"DoggoLingo" is a language trend that's been gaining steam on the Internet in the past few years. Words like doggo, pupper and blep most often accompany a picture or video of a dog and have spread on social media. Chelsea Beck/NPR hide caption

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Chelsea Beck/NPR

A conference worker passes a demo booth at Facebook's annual F8 developer conference, on Tuesday in San Jose, Calif. Noah Berger/AP hide caption

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Noah Berger/AP

Murder Video Again Raises Questions About How Facebook Handles Content

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NPR reporter Aarti Shahani tested Facebook's new social VR platform. She requested an older avatar to represent her, but that was not available. Her guide "Phil" had her tour virtual cherry blossoms. NPR hide caption

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NPR

Facebook's New Grand Plan To Draw You In

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An undated photo provided by the Cleveland Police shows Steve Stephens. Cleveland police say they are searching for Stephens, a homicide suspect, who broadcast the fatal shooting of another man live on Facebook on Sunday. AP hide caption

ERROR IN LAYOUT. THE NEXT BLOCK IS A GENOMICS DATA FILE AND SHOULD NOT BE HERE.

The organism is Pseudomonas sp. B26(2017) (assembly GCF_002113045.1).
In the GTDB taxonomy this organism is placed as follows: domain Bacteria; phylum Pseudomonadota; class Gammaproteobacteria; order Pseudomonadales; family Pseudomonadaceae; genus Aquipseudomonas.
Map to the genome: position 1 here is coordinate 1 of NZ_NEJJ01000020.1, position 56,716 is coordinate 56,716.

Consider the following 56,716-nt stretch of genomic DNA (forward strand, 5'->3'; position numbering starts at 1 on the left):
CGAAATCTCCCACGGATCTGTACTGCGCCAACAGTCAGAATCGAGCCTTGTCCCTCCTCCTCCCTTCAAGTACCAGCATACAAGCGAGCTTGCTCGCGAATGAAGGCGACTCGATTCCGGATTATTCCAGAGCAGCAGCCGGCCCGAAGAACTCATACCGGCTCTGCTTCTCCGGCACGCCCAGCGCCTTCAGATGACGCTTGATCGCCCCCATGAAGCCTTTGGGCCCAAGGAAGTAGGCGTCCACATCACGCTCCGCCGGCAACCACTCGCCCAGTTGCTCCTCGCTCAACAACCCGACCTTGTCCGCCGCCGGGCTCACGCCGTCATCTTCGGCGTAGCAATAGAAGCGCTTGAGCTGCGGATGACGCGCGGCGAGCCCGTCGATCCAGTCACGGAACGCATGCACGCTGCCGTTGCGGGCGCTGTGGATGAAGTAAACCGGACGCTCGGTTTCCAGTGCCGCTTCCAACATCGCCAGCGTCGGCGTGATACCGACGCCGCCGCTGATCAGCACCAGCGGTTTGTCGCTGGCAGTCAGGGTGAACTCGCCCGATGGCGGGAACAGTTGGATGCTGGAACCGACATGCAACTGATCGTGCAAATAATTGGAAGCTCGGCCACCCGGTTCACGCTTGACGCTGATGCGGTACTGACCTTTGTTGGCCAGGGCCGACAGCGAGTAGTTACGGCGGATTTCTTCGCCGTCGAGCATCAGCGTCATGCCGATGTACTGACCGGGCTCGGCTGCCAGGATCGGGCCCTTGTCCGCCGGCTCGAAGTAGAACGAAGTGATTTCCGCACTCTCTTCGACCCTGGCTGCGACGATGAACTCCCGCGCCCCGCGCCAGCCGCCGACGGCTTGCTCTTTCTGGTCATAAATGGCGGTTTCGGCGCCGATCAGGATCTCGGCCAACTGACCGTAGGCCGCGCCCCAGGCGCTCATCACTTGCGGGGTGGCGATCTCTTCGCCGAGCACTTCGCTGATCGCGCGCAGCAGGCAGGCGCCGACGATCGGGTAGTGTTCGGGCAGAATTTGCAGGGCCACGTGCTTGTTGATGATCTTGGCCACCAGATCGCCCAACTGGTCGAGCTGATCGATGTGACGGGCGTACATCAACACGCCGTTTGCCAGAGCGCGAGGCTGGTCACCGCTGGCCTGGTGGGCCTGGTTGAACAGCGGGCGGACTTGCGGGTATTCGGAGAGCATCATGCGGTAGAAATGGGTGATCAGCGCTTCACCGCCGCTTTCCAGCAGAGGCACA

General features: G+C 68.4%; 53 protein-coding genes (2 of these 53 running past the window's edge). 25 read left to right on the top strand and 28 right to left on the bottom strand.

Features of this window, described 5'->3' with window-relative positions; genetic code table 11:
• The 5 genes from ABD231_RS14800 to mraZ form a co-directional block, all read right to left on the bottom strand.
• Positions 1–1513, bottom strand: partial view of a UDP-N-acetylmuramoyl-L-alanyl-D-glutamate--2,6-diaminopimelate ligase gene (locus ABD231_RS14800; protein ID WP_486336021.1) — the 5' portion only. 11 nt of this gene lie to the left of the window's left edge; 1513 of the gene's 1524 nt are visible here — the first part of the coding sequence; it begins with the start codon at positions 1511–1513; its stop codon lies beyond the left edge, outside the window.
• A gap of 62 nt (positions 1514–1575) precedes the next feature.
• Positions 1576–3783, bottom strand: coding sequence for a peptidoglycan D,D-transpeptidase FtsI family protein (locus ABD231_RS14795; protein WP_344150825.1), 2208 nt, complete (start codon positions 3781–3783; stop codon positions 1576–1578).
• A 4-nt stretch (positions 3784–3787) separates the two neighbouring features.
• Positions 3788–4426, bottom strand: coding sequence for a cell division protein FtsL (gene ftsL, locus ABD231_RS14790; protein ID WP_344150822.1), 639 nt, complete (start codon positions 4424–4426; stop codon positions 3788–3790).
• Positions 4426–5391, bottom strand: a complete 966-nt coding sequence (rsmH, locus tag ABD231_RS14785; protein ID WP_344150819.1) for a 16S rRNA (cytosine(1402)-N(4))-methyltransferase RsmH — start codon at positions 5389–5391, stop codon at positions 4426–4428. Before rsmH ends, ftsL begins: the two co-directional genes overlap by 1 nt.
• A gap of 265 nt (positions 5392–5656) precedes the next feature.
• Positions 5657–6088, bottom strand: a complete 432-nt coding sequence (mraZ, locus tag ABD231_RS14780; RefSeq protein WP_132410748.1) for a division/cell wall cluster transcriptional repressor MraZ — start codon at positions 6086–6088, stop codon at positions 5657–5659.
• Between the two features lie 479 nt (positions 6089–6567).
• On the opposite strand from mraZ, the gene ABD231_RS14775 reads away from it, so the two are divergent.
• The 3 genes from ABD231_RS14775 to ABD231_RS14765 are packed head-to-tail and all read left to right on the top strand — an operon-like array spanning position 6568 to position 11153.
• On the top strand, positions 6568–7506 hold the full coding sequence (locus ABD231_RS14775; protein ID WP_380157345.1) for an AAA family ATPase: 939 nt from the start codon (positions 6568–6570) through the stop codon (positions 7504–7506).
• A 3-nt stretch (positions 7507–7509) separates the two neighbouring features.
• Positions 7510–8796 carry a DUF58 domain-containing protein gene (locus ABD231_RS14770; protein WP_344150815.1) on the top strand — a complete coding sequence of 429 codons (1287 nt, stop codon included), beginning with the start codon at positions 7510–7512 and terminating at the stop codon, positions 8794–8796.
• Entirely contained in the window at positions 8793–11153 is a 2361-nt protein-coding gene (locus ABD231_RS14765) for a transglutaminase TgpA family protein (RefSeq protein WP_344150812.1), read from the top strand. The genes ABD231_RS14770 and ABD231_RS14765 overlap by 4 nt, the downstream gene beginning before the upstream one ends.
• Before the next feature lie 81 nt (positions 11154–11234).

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AP

Facebook claims to have 1.23 billion daily users globally. Mark Zuckerberg recently announced that he wants that number to grow and for users to conduct their digital lives only on his platform. bombuscreative/iStock hide caption

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Facebook Wants Great Power, But What About Responsibility?

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Jamie Ruppert (R) was featured in an NPR story about Obama voters who supported Donald Trump in last year's presidential election. Amy Whitenight (L) labeled Ruppert an "idiot" in a comment on NPR's Facebook page. They recently met in person to talk about their political differences. Jeff Brady/NPR hide caption

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Jeff Brady/NPR

A Trump Voter And Facebook Insulter Talk It Out — In Person

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A sign near the entrance of the Facebook campus in Menlo Park, Calif. Josh Edelson/AFP/Getty Images hide caption

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Josh Edelson/AFP/Getty Images

Searching For 'Facebook Customer Service' Can Lead To A Scam

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Facebook users will be warned before sharing a story that's actually fake news, the social media giant says. Bogus news sites — such as these stories from "USA Daily News 24," a site that's registered in Veles, Macedonia — have been blamed for the spread of misinformation online. Raphael Satter/AP hide caption

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Raphael Satter/AP